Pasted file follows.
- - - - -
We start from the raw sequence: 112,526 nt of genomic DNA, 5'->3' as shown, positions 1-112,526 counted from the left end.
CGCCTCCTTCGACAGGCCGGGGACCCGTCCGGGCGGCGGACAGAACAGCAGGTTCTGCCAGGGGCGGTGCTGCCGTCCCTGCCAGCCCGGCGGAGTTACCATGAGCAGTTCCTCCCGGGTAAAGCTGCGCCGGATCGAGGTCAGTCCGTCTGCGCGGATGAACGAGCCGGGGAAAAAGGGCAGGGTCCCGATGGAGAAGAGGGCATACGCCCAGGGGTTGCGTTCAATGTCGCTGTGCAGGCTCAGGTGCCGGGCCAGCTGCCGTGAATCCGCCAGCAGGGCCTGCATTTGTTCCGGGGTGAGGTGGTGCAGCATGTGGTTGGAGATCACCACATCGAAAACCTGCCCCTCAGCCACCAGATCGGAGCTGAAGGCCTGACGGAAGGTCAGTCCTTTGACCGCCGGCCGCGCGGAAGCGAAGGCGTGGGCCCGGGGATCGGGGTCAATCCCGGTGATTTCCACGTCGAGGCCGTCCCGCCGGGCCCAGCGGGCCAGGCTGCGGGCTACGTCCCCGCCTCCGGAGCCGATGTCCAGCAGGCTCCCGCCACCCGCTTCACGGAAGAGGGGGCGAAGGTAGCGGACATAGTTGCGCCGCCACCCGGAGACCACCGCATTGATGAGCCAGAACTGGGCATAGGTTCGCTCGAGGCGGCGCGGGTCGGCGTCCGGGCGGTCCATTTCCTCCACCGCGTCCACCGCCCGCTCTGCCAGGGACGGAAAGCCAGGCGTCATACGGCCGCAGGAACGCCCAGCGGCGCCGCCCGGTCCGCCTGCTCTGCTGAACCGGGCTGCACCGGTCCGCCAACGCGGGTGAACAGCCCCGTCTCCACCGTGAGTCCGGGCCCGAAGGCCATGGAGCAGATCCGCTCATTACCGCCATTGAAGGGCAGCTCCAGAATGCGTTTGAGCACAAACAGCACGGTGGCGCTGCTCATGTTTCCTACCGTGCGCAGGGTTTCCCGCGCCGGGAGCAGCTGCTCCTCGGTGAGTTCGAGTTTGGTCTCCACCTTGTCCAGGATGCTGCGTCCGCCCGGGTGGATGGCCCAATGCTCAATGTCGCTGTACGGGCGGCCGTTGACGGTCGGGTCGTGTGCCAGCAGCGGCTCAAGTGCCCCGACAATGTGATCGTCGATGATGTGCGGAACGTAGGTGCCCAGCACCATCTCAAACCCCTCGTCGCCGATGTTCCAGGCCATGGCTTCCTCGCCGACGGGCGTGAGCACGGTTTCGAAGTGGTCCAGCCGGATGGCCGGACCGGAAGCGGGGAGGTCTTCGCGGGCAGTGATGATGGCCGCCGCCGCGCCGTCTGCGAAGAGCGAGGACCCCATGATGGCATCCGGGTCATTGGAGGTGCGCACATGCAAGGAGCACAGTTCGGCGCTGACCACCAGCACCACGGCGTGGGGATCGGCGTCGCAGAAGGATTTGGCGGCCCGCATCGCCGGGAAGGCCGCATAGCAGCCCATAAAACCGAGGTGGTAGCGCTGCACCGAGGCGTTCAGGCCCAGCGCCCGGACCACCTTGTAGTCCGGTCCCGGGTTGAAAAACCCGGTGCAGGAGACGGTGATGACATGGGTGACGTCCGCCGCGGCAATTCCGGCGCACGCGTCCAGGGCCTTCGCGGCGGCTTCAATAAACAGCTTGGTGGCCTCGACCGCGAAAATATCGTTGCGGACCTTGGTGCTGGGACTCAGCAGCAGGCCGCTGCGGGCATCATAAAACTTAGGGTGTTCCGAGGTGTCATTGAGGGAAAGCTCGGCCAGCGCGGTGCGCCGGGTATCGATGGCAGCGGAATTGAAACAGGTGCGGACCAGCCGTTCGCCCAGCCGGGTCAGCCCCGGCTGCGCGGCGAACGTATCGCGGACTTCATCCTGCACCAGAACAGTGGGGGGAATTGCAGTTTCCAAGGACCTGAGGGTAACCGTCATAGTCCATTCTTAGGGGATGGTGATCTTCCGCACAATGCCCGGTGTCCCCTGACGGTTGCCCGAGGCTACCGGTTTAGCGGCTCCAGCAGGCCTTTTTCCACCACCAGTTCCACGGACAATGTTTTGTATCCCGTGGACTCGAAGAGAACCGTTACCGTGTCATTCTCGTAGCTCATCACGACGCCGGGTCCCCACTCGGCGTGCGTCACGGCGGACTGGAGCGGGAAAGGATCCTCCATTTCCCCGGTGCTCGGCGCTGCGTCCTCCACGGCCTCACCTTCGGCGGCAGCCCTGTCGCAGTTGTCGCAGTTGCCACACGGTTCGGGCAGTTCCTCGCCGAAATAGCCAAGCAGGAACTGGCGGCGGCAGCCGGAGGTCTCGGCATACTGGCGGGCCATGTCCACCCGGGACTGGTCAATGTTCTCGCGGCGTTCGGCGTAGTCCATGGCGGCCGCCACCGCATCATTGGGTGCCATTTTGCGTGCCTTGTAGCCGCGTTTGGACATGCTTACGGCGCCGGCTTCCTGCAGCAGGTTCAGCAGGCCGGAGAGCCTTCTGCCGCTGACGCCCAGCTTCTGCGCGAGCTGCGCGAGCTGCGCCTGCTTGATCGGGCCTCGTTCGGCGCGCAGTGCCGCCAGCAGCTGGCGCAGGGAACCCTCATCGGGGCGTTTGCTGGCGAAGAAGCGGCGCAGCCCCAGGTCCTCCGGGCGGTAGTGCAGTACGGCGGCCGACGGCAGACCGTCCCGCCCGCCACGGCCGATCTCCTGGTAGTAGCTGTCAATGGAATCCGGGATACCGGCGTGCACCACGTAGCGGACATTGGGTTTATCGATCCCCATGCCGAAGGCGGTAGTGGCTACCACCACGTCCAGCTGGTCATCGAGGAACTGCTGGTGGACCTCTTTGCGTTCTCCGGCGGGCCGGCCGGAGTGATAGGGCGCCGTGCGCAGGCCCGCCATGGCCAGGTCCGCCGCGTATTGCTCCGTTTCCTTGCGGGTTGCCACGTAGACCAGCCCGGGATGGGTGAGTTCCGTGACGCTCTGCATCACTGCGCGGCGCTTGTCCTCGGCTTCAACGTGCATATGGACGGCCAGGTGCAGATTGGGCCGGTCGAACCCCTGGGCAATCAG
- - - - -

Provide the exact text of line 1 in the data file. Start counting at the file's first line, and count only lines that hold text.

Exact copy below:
We start from the raw sequence: 112,526 nt of genomic DNA, 5'->3' as shown, positions 1-112,526 counted from the left end.